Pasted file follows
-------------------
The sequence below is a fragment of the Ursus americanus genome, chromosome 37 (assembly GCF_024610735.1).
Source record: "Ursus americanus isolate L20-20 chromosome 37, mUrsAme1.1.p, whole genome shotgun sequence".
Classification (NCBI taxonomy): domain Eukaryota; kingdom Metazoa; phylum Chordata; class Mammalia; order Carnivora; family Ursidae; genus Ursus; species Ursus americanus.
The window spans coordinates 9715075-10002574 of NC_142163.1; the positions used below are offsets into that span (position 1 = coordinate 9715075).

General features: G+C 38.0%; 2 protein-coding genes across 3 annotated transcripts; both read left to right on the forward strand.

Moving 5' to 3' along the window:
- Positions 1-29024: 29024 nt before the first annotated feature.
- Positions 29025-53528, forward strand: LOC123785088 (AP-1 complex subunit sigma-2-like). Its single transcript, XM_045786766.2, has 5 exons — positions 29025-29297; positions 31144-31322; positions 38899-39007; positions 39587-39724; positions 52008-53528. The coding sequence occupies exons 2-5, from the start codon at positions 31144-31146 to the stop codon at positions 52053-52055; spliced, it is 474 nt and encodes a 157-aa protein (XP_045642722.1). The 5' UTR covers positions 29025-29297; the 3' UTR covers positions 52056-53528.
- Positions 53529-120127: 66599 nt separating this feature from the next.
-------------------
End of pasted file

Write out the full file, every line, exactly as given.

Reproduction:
The sequence below is a fragment of the Ursus americanus genome, chromosome 37 (assembly GCF_024610735.1).
Source record: "Ursus americanus isolate L20-20 chromosome 37, mUrsAme1.1.p, whole genome shotgun sequence".
Classification (NCBI taxonomy): domain Eukaryota; kingdom Metazoa; phylum Chordata; class Mammalia; order Carnivora; family Ursidae; genus Ursus; species Ursus americanus.
The window spans coordinates 9715075-10002574 of NC_142163.1; the positions used below are offsets into that span (position 1 = coordinate 9715075).

General features: G+C 38.0%; 2 protein-coding genes across 3 annotated transcripts; both read left to right on the forward strand.

Moving 5' to 3' along the window:
- Positions 1-29024: 29024 nt before the first annotated feature.
- Positions 29025-53528, forward strand: LOC123785088 (AP-1 complex subunit sigma-2-like). Its single transcript, XM_045786766.2, has 5 exons — positions 29025-29297; positions 31144-31322; positions 38899-39007; positions 39587-39724; positions 52008-53528. The coding sequence occupies exons 2-5, from the start codon at positions 31144-31146 to the stop codon at positions 52053-52055; spliced, it is 474 nt and encodes a 157-aa protein (XP_045642722.1). The 5' UTR covers positions 29025-29297; the 3' UTR covers positions 52056-53528.
- Positions 53529-120127: 66599 nt separating this feature from the next.